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NCUA shelves onsite exams indefinitely

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The National Credit Union Administration won’t be back in branches anytime soon. The agency on Thursday announced that new onsite examinations have been paused indefinitely.

In a letter to credit unions on Thursday, the regulator said it would “not schedule onsite examination work until further notice.” Additionally, employees will continue to work remotely also “until further notice.”

NCUA has been completing exams remotely since March 16, when the coronavirus halted most travel in the U.S. and forced employers to come up with work-from-home options for their staff.

Since then, the regulator has completed offsite exam work at more than 100 credit unions with a median asset size of $56 million, the letter said. Reports will be issued for exams completed offsite, and any problems that need to be addressed will be considered in light of COVID-19.

“At most of these credit unions, NCUA staff were able to perform substantial examination procedures and complete the examination,” according to the letter, signed by Chairman Rodney Hood.

NCUA staff is continuing to be careful not to burden employees at credit unions with requests right now, the letter said and institutions aren’t generally required to provide information for an offsite exam. But “the more information a credit union can provide for offsite reviews, the more likely the NCUA will not have to return to the credit union until the next examination cycle,” the agency added.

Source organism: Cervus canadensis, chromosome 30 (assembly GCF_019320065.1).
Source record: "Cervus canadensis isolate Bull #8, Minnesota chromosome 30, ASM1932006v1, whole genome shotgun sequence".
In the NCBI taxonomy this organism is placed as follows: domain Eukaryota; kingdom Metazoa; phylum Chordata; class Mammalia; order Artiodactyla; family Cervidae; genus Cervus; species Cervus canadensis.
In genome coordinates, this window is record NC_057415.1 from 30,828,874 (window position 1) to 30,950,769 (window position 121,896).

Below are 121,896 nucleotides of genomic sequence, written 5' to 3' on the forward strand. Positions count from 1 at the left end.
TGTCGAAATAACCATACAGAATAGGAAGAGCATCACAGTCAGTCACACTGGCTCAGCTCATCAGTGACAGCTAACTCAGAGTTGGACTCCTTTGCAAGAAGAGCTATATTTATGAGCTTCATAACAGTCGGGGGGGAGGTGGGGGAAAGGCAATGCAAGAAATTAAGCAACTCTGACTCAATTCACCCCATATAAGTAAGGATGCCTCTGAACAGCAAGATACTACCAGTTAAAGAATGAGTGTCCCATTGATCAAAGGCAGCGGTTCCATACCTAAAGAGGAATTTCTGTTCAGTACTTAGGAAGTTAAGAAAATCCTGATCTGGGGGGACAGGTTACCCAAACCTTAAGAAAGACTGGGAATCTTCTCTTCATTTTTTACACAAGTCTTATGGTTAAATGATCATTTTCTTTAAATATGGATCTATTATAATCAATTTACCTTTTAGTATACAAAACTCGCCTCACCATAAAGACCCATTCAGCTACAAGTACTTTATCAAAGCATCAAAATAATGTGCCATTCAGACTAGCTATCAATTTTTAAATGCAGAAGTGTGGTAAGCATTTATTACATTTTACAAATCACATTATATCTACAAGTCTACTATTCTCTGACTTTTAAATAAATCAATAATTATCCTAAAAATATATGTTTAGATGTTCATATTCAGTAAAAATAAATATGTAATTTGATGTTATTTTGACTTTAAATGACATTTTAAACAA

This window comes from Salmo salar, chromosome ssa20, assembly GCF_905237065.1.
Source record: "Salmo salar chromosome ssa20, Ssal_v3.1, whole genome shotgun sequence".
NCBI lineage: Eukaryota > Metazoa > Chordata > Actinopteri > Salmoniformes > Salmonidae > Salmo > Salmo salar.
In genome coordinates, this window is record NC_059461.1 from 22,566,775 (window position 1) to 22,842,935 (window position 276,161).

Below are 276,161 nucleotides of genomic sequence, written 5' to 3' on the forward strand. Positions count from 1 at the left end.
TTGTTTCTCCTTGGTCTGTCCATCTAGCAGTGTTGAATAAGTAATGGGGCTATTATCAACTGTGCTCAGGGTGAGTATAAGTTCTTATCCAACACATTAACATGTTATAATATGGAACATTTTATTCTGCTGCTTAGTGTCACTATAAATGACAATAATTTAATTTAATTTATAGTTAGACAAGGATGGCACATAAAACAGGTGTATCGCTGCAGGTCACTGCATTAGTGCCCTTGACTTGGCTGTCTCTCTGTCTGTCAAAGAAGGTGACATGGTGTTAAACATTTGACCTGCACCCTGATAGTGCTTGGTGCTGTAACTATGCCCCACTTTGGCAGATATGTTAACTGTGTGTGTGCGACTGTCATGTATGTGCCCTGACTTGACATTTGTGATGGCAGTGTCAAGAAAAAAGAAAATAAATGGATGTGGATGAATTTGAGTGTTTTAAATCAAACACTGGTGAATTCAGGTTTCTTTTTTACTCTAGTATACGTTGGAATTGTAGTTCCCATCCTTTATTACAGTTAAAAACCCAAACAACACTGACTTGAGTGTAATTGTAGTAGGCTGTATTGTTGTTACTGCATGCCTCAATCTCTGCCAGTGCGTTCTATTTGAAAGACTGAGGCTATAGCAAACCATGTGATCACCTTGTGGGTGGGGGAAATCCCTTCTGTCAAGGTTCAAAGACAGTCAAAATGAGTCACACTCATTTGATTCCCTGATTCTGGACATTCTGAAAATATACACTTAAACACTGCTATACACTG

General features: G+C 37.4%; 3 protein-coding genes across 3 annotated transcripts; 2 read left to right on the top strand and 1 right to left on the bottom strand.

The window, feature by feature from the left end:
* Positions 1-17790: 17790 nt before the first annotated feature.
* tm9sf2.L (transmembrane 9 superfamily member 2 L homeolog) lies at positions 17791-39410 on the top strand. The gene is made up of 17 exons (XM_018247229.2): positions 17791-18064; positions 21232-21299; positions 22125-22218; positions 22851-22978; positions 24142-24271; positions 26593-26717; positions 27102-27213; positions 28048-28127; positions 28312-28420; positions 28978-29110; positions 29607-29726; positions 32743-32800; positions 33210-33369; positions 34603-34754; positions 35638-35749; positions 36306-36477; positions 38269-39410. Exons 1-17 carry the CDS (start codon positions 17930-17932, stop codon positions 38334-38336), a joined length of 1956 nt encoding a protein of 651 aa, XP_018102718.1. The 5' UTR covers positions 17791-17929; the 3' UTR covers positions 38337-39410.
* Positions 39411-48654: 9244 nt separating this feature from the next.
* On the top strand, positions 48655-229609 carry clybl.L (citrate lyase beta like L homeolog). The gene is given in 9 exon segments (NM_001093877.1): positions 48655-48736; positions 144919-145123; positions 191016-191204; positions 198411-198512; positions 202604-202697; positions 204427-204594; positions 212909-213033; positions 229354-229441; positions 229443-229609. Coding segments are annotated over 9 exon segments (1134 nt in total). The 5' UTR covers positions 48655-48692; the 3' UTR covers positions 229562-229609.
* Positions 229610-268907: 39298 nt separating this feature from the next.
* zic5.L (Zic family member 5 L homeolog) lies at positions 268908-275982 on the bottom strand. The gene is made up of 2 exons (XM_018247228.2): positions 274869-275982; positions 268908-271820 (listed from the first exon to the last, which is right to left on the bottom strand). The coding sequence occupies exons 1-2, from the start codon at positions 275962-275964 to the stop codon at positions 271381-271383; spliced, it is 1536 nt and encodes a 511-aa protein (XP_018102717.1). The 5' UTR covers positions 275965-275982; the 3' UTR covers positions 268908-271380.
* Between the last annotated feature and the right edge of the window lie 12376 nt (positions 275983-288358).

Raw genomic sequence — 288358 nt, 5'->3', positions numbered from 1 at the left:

Examiners will take into consideration an institution’s efforts to provide relief for members and will review whether this has increased or reduced the credit union’s potential risk. If these measures increased an institution’s risk, it could affect its CAMEL and risk ratings, even if it was prudent, the letter said.

Earlier this week the agency announced changes to second-quarter call reports so those filings better reflect how credit unions are working with members through the pandemic.

Even before the coronavirus pandemic, NCUA had been working to complete more of its exams offsite. It previously piloted a remote exam program, and last year adopted best practice guidelines based on that effort.

However, it’s not expected that virtual exams will completely replace onsite work.

“While the NCUA can conduct the majority of examination work offsite, there remain a few areas that are difficult to complete offsite,” according to the letter. “Credit union staff and examiners have also noted that completing an examination offsite may take longer than an onsite examination.”

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